We were able to image close-to-room-temperature objects without using any advanced data processing. We used a simple background-subtraction algorithm to obtain the image shown in Figure 3. We also characterized our IR imager in terms of two quantifiable figures of merit: the noise-equivalent temperature difference (NETD) and the response time. We found that these parameters are as low as 500mK and 6ms, respectively. These figures of merit are comparable to those of previously implemented uncooled MEMS infrared detectors with significantly higher degrees of fabrication complexity.

Figure 3. An image of a person was obtained using the implemented thermal imager. Halftones in the lighter areas are due to the temperature and emissivity differences of different parts of the human body as well as the thermal shielding effect of clothing. A small fraction of individual microcantilever detectors with lower responsivity result in dark specks scattered over the field of view. This artifact can be eliminated by using flat-field correction.

We have demonstrated a streamlined approach to a thermal imager with an imaging capability approaching the level required for many applications. Like already-commercialized microbolometer FPAs, our devices do not require cooling and can operate at ambient temperature. More importantly, we achieved this level of performance using an array of simple-geometry pixels fabricated using a straightforward microfabrication process that allows for unlimited scalability. Models of micromechanical FPAs predict2 that they can match or even exceed the performance of more-conventional uncooled IR FPAs, such as those based on microbolometers.6–8

We anticipate that further improvements and refinements in several aspects of the implemented system—such as the image processing, readout, and the detector design itself—will greatly improve the image quality. Refined image processing alone could greatly improve the image quality of our system. It is also possible to employ a self-leveling mechanism9 to reduce susceptibility to ambient thermal fluctuations. The unique and most practically valuable feature of the implemented FPAs, however, is their scalability to high-resolution formats without increasing complexity and cost. Next, we intend to implement a micromechanical FPA capable of thermal imaging with resolution matching or exceeding that of high definition TV.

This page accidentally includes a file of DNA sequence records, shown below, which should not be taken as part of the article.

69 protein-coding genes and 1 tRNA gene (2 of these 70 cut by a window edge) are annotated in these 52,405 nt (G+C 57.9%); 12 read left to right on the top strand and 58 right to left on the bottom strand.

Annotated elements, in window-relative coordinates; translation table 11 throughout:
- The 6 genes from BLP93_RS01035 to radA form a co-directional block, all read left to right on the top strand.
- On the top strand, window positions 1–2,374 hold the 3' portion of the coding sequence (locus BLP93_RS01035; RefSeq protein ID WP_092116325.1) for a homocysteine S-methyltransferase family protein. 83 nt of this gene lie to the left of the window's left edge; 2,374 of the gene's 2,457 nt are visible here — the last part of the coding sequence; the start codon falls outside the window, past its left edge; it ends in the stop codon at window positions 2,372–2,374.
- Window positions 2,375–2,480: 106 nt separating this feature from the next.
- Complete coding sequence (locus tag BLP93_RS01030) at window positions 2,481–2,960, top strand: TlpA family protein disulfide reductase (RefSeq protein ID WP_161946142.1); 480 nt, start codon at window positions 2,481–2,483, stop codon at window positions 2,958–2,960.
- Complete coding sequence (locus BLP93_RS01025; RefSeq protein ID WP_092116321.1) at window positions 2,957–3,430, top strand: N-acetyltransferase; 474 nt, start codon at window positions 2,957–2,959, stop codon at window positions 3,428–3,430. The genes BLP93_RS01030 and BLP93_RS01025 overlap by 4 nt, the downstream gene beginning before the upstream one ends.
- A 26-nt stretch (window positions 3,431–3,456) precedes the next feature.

We would like to acknowledge support from the Defense Advanced Research Projects Agency, the National Science Foundation, and the Department of Energy (DOE). We also would like to acknowledge support from the Pennsylvania State University Electro-Optics Center and L-3 Communications. This work was partially supported by the Laboratory Director's Research and Development Program of Oak Ridge National Laboratory. The Oak Ridge National Laboratory is operated for the U.S. Department of Energy by UT-Battelle under Contract No. DE-AC05-96OR22464.

Panos Datskos
Engineering Science and Technology Division, Oak Ridge National Laboratory
Oak Ridge, TN
Department Physics and Astronomy, University of Tennessee
Knoxville, TN
Panos Datskos is a senior research scientist at Oak Ridge National Laboratory. His interests include research on MEMS and NEMS. He is an expert in the area of MEMS sensor technology. He was the recipient of four R&D 100 Awards for the development of micro-mechanical temperature/chemical sensors using microcantilevers, the microcalorimetric spectrometer, and the uncooled MEMS photon detector. In addition, he has participated in and has written numerous papers for many SPIE conferences.
Nickolay Lavrik
Engineering Science and Technology Division, Oak Ridge National Laboratory
Oak Ridge, TN
Nickolay Lavrik is a research professor at the University of Tennessee and has also an assignment at Oak Ridge National Laboratory. He engages in the fabrication and characterization of MEMS and NEMS sensors. His recent research focused on design and fabrication of micromechanical and nanomechanical structures with applications in thermal detectors and chemical sensors. He was the recipient of an R&D 100 award in 2003 for the uncooled MEMS IR imager.